Camping in the Okavango Delta

As our driver gets out of the truck to assess the depth of the river ahead, we all anxiously peer out the sides to get a glimpse of the flooded road.   We have been off-roading through the delta for nearly two hours, leaving Maun early to head to our campsite. Driving over haphazardly piled logs serving as bridges, through deep puddles and around stray livestock, we are nearly at our meeting place for camp.

For most of our drive into the delta, our path was submerged in the winter flood plains.  Eventually, we stopped on a dry bank and wait for boats to take us the rest of the way.

For most of our drive into the delta, our path was submerged in the winter flood plains. Eventually, we stopped on a dry bank and wait for boats to take us the rest of the way.

Soon, our driver parks the truck on the side of the river, and we all unload food, linens, and bags as our ride floats downstream. Our camp has sent polers on traditional mokoros to take us through the last bit of delta, which is impassable by truck. The mokoros look like long thin canoes, and our guides stand in the back of the boats, pushing them through the shallow waters with a long wooden pole.

DSCF3280

Mokoros took us the rest of the way to our watery campsite, deep in the Okavango Delta, one of the most remote places on the planet.

DSCF3393

Our camp is set up on the banks of the delta, and each of our tents contains two beds, two trunks, solar powered lanterns, and a private bathroom in the back with an outhouse-style toilet and a hand-pull shower. Once our beds are made and we are settled into our tents, we leave for a bushwalk by mokoro.

DSCF3322DSCF3335

We leave the boats on the banks of a small island, and use elephant trails to navigate the thick acacias making up much of the vegetation. Termite mounds are a frequent sight here, and we learn how the mound is made of sand that is excavated to create chambers underground. The taller the termite mound, the deeper the chambers will be, and some termite mounds here have been discovered to have chambers that reach depths of 20 meters.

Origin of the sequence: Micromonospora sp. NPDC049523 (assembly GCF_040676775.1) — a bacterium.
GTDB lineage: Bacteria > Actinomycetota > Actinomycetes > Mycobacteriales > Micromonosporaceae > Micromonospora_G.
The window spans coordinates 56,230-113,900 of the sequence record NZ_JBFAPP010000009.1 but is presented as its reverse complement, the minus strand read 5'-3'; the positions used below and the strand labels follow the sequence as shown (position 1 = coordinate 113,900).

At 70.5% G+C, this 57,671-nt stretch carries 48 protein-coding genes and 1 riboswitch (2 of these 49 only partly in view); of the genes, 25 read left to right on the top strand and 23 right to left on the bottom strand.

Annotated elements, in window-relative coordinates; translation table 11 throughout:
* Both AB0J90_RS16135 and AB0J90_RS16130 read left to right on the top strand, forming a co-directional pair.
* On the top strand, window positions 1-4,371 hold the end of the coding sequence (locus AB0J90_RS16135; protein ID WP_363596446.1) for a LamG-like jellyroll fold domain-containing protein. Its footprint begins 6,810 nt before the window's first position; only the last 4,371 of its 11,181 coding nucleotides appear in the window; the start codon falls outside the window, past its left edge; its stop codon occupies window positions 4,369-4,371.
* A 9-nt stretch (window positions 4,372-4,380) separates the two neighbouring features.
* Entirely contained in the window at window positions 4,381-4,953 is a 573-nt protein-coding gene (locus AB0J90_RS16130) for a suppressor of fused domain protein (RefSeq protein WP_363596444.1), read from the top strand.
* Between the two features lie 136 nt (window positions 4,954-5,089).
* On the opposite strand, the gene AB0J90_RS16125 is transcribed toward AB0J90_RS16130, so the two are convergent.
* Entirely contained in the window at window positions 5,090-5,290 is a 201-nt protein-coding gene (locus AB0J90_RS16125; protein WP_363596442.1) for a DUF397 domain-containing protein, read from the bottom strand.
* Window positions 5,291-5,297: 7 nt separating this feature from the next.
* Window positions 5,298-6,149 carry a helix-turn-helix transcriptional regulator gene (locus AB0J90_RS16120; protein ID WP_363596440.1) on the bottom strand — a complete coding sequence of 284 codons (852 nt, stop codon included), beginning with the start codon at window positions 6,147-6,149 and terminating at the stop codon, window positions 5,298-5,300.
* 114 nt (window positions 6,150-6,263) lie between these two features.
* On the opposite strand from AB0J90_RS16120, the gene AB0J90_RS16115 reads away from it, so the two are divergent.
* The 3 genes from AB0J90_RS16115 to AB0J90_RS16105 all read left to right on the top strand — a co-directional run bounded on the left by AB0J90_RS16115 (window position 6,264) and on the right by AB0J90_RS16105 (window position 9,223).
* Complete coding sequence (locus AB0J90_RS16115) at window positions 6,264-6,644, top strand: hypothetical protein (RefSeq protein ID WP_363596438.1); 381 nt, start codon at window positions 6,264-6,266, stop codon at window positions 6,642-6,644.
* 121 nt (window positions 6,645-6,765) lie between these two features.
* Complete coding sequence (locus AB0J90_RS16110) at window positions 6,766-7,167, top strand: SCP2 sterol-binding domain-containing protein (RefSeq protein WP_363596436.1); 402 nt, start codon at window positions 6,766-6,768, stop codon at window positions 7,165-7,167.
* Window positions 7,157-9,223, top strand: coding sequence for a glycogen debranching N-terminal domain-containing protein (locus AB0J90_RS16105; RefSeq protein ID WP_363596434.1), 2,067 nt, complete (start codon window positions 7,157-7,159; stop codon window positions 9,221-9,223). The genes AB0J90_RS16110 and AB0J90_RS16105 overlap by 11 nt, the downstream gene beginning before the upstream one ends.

DSCF3380

DSCF3337

Elephant dung seems to be everywhere in Botswana – on our bushwalks it is impossible to avoid. Locals here burn it to repel mosquitoes, and in some places it is even used as a source of energy.

After sunset, we have dinner under the stars and our guides perform traditional dances around a campfire. The night ends with roasting marshmallows, and our the European members of our group talk about how they want to introduce their families back home to American s’mores. Luckily, our night of camping is free of thunderstorms.

DSCF3376

Advertisements
This entry was published on July 29, 2014 at 10:04 pm and is filed under Fund for Teachers Fellowship - Southern Africa. Bookmark the permalink. Follow any comments here with the RSS feed for this post.

Leave a Reply

Fill in your details below or click an icon to log in:

WordPress.com Logo

You are commenting using your WordPress.com account. Log Out / Change )

Twitter picture

You are commenting using your Twitter account. Log Out / Change )

Facebook photo

You are commenting using your Facebook account. Log Out / Change )

Google+ photo

You are commenting using your Google+ account. Log Out / Change )

Connecting to %s

%d bloggers like this: